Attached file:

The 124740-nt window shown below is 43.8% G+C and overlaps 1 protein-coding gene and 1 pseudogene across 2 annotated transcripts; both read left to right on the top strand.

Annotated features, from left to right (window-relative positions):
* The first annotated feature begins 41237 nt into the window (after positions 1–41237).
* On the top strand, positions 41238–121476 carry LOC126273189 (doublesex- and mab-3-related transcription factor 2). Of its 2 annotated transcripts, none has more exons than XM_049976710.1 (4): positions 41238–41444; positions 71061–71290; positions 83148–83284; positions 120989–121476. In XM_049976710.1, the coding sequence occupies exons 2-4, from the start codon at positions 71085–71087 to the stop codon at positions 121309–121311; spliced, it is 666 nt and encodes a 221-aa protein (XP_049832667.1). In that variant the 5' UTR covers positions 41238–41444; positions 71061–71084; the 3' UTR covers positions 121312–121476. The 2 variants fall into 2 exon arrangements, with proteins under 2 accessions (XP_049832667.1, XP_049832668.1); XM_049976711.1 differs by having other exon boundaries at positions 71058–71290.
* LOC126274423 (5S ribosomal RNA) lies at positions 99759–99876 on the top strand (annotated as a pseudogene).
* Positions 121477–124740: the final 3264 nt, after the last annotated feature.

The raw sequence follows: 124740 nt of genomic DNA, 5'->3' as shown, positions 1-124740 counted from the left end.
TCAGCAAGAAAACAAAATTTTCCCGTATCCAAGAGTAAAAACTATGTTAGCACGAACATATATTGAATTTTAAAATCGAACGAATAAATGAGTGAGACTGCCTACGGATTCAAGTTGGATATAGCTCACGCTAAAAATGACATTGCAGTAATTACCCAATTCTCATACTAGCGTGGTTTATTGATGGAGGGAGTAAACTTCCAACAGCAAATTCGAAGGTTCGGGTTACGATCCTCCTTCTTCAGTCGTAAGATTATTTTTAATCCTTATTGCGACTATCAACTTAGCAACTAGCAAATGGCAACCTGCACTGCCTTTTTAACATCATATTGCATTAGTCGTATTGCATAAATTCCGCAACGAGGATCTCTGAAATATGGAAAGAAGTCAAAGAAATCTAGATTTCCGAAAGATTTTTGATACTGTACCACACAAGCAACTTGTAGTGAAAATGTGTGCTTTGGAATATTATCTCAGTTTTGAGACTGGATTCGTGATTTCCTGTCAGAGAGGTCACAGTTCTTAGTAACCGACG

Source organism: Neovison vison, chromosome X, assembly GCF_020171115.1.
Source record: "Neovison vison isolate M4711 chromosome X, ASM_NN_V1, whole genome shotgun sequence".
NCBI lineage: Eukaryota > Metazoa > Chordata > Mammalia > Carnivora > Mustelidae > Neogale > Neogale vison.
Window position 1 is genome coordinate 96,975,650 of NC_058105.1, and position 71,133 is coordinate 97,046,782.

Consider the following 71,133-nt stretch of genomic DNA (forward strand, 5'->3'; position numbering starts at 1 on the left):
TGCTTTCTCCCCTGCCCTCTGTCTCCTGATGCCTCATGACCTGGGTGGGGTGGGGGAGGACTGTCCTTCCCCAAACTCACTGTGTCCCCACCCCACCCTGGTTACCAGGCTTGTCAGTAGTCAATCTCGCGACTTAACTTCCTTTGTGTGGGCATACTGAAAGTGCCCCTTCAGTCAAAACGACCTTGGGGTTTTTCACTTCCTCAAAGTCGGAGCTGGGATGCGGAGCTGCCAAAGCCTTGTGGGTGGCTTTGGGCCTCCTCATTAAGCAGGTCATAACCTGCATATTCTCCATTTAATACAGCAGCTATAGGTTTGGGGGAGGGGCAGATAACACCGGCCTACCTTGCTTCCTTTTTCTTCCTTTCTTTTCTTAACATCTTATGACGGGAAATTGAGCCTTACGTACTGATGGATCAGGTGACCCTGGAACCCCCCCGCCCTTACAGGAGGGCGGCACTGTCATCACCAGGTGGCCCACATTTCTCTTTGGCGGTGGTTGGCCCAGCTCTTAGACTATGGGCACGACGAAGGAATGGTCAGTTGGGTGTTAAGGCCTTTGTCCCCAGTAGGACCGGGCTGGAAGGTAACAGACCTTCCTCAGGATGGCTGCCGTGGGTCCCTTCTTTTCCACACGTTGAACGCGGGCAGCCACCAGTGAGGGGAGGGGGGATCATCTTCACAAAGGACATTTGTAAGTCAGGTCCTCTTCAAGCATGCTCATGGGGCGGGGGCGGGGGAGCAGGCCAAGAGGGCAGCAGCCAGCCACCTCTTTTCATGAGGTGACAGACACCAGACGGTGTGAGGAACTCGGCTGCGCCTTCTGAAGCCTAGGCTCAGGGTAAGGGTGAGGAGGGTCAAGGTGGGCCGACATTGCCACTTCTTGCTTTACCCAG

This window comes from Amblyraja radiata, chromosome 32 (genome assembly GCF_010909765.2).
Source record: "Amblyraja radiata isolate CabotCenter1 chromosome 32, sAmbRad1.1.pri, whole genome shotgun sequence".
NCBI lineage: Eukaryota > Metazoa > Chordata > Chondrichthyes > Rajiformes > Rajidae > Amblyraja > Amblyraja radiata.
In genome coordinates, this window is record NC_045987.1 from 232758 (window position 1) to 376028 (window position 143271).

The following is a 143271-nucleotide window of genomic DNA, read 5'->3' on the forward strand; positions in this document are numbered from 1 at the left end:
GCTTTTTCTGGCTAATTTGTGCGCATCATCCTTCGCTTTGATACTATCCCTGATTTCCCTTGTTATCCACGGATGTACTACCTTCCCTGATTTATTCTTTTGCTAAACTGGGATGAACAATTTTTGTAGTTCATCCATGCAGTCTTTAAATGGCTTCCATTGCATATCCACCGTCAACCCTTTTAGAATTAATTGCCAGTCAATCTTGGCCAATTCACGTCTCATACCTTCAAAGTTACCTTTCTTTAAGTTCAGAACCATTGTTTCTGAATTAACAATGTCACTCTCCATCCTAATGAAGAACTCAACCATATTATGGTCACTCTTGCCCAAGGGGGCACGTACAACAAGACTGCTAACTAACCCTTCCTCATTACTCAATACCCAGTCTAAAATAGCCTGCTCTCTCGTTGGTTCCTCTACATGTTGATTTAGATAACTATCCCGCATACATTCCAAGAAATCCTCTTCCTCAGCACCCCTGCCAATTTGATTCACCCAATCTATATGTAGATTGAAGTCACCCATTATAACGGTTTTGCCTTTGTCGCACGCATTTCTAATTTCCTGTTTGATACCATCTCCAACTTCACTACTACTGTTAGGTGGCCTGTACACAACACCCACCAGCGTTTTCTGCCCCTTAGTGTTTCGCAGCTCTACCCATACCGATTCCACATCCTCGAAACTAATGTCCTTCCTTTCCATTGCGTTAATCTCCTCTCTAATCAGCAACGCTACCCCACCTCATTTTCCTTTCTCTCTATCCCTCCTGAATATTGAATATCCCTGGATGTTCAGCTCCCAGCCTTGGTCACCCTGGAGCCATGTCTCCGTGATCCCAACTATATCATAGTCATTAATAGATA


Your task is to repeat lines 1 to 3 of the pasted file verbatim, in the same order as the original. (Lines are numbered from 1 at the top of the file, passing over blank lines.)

The 124740-nt window shown below is 43.8% G+C and overlaps 1 protein-coding gene and 1 pseudogene across 2 annotated transcripts; both read left to right on the top strand.

Annotated features, from left to right (window-relative positions):
* The first annotated feature begins 41237 nt into the window (after positions 1–41237).